As such, while seeking therapy and working through self-help books and doing whatever else to take care of myself can and does change the world (I am part of the world, so the more equipped I am to reach my personal full potential, the better off the world is for it), participating in activist movements likewise helps me as much as it helps society.  No matter how much I work on my own resilience and stability, if I must continue to live in an unjust and cruel world, my mental health will continue to suffer.

Participating in activism has always been emotionally healing for me, though I am only just now beginning to understand why.  It is empowering to know that my anger at injustices can be channeled into a positive passion for change, rather than be directed unfairly at innocent bystanders, or fester inside of me until it manifests into crippling depression.  Activists throughout history were angry about one thing or another, and it motivated them to do something about the problem.

However, I do feel limited at times in my activist work, because of certain values and lifestyle preferences.  For one, because of the experiences I’ve had with bullying (and witnessing, time and time again, a cycle in which the bullied would become the bullies), I am a pacifist:  I vowed around age 15 to try my best to never hurt anyone, with my words or tone or hands or anything else, even if they hurt me first.  I vowed that the cycle of violence and abuse would stop with me.  And if I do hurt someone accidentally and they point this out to me, because of course I’m not perfect and everyone has different triggers and boundaries, I apologize and avoid doing the same thing to that person again in the future.

Limitation #2:  I have a technology addiction, because of which I have strict limits on my Internet use of three hours daily.  My participation in online activism is generally limited to this blog and sharing/posting things on Facebook.  Some days, days when the full three hours need to be spent say on homework or internship applications, I don’t have time even for that.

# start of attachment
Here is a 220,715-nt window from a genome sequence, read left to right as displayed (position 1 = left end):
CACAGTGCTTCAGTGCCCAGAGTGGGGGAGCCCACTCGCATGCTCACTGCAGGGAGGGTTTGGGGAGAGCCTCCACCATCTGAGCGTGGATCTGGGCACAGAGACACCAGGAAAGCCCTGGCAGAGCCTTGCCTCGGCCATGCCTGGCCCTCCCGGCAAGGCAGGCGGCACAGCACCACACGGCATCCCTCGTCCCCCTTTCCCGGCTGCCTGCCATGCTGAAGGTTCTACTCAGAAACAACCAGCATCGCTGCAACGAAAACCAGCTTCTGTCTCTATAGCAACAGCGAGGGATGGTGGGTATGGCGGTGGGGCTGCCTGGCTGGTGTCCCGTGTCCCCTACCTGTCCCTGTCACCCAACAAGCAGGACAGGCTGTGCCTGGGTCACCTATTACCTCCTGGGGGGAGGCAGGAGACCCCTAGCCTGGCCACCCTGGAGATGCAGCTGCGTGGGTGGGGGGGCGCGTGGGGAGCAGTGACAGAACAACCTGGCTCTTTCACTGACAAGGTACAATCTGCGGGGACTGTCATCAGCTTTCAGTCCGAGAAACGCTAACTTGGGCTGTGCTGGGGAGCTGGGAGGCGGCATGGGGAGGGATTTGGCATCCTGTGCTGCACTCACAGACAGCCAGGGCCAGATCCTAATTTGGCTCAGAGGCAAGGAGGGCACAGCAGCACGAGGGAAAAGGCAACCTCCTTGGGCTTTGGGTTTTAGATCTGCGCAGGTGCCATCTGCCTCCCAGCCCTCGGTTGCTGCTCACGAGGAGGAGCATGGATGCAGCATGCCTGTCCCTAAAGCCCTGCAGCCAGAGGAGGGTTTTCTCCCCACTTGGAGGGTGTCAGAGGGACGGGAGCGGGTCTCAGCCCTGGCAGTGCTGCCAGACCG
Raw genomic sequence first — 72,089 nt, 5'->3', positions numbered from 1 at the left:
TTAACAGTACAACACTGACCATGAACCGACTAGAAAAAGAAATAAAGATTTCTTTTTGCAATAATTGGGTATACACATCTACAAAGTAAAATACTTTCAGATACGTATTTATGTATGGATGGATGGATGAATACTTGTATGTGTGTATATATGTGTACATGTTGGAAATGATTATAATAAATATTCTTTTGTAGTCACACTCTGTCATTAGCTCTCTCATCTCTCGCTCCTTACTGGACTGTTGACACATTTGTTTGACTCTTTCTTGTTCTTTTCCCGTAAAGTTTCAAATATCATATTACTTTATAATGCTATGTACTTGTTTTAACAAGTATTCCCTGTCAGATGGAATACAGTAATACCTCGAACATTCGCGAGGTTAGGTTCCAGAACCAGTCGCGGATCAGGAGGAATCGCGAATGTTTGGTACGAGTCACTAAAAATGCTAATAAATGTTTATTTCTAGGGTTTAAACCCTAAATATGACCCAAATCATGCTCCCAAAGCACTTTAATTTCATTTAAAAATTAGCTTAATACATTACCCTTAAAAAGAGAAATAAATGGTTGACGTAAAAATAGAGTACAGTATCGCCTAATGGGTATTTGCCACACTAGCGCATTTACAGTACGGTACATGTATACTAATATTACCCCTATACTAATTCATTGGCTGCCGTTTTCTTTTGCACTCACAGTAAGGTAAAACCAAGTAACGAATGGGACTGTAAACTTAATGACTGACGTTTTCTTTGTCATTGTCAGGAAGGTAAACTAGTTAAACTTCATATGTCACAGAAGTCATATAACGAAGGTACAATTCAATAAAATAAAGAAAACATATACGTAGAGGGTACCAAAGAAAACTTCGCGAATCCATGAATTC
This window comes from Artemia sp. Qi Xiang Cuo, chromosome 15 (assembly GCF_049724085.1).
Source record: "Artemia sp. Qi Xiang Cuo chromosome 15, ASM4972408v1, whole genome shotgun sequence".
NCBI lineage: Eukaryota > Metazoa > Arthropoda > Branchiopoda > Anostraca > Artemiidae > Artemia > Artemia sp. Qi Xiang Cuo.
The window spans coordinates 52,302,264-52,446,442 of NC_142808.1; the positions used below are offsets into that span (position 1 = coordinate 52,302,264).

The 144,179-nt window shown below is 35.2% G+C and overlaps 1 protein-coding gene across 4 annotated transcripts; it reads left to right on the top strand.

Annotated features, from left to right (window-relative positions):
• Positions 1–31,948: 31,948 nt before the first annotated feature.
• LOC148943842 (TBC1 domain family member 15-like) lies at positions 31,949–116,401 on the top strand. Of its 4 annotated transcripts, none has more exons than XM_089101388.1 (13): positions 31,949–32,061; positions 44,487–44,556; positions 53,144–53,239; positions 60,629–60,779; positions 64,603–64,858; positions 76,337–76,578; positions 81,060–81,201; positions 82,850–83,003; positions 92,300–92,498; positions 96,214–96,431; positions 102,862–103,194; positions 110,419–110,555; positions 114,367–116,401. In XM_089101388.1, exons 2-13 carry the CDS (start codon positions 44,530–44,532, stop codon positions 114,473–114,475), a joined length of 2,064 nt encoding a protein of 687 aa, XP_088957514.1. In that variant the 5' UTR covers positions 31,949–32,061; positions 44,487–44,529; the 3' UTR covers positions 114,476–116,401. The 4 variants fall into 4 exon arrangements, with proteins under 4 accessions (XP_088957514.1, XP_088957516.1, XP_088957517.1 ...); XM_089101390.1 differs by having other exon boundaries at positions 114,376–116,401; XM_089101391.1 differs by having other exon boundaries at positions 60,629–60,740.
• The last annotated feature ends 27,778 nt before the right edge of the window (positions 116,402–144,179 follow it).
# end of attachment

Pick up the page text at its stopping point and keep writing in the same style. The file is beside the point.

Limitation #3:  I cannot risk arrest.  This is not due to moral qualms, but because anything but an absolutely spotless background check would bar me from a career doing…anything that I’d want to do.

However, there are things I can do…

write and post and read, here and on Facebook

attend peaceful protests and rallies, that are neither violent nor law-breaking

donate to causes I care about, as I am able

make art, since art is a blueprint for how we wish to see ourselves and the world, and any successful project has a blueprint

share myself and my story, as honestly and openly as possible while still keeping safe from stigma.  People are more likely to treat others who are different from them with respect if they know and understand members of these groups, see them as more than abstractions or statistics, and recognize that they’re not all that different from themselves.  It’s called developing empathy, and with empathy comes compassion.

answer questions, clearly and patiently, no matter how ridiculous the questions may be.  So much cruelty comes from simple ignorance, which is possible to resolve, provided we are willing to become teachers.  Like teaching any other subject, it’s important to recognize that people are unlikely to learn without clear explanations made patiently and kindly.

help to form diverse local communities, which may not seem relevant to activism at first glance, but this relates to the above point about empathy:  modern society is often very isolated, and when people are isolated from each other (particularly from others who are different from themselves), it is harder to have empathy and therefore harder to have compassion.  Also, it is near-impossible for anyone (no matter how skilled or resourceful or dedicated) to make a global difference by themselves:  communities, on the other hand, are able to collaborate and mobilize.  Even something so simple and seemingly small as organizing a public board game or craft night can ultimately make a difference.

continue to work on myself, so that as Ghandi famously said, I can “Be the change [I] wish to see in the world”

can be an activist, while staying true to who I am and who I want to be.  This is what I bring to the world.  What do you bring?


2 responses »

  1. Pingback: Friday Links, 9/6/13 | Tutus And Tiny Hats

  2. I like what you say about activism, how it allows your anger to be channeled into something productive. I resonate with that statement.

    Do you know any other blogs that participate in similar practices?

    I look forward to reading more.